The logo of Russia’s oil pipeline giant Transneft is pictured in Moscow on March 15, 2022.
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Russia’s oil sector hit
As a result, output will have to be reduced, threatening Kremlin goals for expanding domestic gas supplies, the report said. The lack of technology needed for liquefied natural gas plants is “critical” and may hamper efforts to build new ones.
Europe’s plans to stop importing Russian oil products — about 55% of exports went there last year — could trigger sharp cuts in production leaving the domestic market short of fuel, as well.
Metals producers are losing $5.7 billion a year from the restrictions, the report said.
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If the world economy slips into recession, the report warns, Russia could see exports cut further as it becomes the “swing supplier” on global markets, with demand for its products disappearing first. That could trigger a plunge in the ruble and a spike in inflation.
On the import side, “the main short-term risk is the suspension of production due to lack of imported raw materials and components.” Over the longer term, the inability to repair imported equipment could permanently limit growth, the report said.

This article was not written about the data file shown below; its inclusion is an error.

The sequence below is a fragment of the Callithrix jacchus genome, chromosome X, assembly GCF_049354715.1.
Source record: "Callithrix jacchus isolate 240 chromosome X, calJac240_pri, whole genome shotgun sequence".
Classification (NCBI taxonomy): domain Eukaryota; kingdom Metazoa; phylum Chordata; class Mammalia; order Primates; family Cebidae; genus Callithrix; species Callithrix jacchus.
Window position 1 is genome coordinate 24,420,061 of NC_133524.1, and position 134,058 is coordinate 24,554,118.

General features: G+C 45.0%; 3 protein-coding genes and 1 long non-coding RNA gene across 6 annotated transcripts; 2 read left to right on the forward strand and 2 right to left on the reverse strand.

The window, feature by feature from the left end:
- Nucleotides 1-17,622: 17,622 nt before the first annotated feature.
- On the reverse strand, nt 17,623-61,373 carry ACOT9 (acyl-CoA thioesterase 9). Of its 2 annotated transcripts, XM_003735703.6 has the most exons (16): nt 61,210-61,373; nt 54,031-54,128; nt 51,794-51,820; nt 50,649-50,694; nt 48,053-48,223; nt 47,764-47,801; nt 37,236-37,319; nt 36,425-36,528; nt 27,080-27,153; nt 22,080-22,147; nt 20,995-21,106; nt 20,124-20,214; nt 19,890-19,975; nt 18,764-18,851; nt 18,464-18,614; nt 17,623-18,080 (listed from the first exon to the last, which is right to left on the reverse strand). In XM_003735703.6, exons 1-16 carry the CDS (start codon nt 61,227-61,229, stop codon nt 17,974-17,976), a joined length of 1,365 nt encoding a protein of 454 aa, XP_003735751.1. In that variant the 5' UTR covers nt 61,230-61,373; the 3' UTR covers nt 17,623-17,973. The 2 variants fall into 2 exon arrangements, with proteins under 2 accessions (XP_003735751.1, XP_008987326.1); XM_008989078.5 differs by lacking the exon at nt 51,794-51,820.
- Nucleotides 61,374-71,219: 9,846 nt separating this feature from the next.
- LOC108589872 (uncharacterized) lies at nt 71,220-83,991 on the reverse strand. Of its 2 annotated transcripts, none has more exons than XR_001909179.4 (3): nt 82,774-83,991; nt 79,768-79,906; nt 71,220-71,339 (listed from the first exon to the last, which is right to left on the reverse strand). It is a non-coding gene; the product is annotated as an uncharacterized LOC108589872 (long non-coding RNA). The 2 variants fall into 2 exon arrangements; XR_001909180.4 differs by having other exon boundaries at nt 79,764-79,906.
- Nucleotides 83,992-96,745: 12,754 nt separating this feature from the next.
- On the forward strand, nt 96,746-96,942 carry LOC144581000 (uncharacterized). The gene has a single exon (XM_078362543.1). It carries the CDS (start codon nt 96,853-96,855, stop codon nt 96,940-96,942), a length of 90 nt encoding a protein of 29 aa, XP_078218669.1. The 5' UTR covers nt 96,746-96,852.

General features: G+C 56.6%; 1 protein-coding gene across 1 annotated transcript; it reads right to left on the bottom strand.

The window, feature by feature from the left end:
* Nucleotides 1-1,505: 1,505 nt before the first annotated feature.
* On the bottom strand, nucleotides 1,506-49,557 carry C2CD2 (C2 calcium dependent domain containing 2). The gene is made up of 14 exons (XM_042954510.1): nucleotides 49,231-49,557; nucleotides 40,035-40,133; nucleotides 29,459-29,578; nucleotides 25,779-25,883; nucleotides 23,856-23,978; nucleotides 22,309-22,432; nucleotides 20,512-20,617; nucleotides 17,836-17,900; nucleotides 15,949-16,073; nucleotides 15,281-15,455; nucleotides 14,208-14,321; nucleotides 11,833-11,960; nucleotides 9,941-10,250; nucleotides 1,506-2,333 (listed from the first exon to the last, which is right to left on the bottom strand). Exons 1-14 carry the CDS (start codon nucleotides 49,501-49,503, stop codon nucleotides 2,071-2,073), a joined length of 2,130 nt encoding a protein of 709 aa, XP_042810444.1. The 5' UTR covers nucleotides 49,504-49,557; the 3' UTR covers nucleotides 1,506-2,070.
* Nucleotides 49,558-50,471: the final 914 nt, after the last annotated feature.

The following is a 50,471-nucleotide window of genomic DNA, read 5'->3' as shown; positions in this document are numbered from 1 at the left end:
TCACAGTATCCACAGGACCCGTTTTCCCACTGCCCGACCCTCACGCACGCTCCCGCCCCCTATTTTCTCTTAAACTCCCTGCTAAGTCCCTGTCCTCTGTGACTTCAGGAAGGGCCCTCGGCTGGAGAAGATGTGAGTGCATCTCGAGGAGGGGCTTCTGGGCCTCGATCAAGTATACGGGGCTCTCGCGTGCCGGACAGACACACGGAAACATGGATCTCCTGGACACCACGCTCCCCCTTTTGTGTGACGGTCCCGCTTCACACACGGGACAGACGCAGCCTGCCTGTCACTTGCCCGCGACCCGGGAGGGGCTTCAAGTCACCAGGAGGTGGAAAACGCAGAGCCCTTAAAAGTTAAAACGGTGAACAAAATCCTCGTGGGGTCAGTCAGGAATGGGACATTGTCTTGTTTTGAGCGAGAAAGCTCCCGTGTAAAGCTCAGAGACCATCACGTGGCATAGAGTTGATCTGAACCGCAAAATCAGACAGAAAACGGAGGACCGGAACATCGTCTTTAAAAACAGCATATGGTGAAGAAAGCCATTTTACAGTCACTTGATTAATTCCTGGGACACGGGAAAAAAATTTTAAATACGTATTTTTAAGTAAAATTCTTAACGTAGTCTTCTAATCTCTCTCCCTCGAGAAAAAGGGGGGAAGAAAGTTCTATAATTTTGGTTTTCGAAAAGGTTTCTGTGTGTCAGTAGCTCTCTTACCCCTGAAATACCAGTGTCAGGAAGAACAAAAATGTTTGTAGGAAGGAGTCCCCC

People visit a newly opened fast food restaurant in a former McDonald’s outlet in Pushkinskaya Square, on June 12, 2022 in Moscow, Russia. The first of the former McDonald’s restaurants has reopened under a new brand called «Vkusno i tochka» («Tasty and point») in Moscow, after the corporation sold its branches in Russia to a local businessman following sanctions after Russia invaded Ukraine.
Critical Imports run out
“There are simply no alternative suppliers for some critical imports,” it said.
Even in the farm sector, where the Kremlin has touted its efforts at replacing foreign supplies, dependence on key inputs could force Russians to reduce their food consumption as supplies dwindle, according to the report.
Restrictions on access to western technology may push Russia a generation or two behind current standards as it’s forced to rely on less advanced alternatives from China and Southeast Asia.
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The report warns that sanctions will also force the government to revise a range of the development targets that Putin had set before the war, including those for boosting population growth and life expectancy.
On a sectoral basis, the report details the breadth of the hit from sanctions:
- Agriculture: Fully 99% of poultry production and 30% of Holstein dairy cattle output depends on imports. Seeds for staples like sugar beets and potatoes are also mostly brought in from outside the country, as are fish feeds and aminoacids.
- Aviation: 95% of passenger volume is carried on foreign-made planes and the lack of access to imported spare parts could lead the fleet to shrink as they go out of service
- Machine-building: only 30% of machine tools are Russian-made and local industry doesn’t have the capacity to cover rising demand
- Pharmaceuticals: About 80% of domestic production relies on imported raw materials
- Transport: EU restrictions have tripled costs for road shipments
- Communications and IT: Restrictions on SIM cards could leave Russia short of them by 2025, while its telecommunications sector may fall five years behind world leaders in 2022.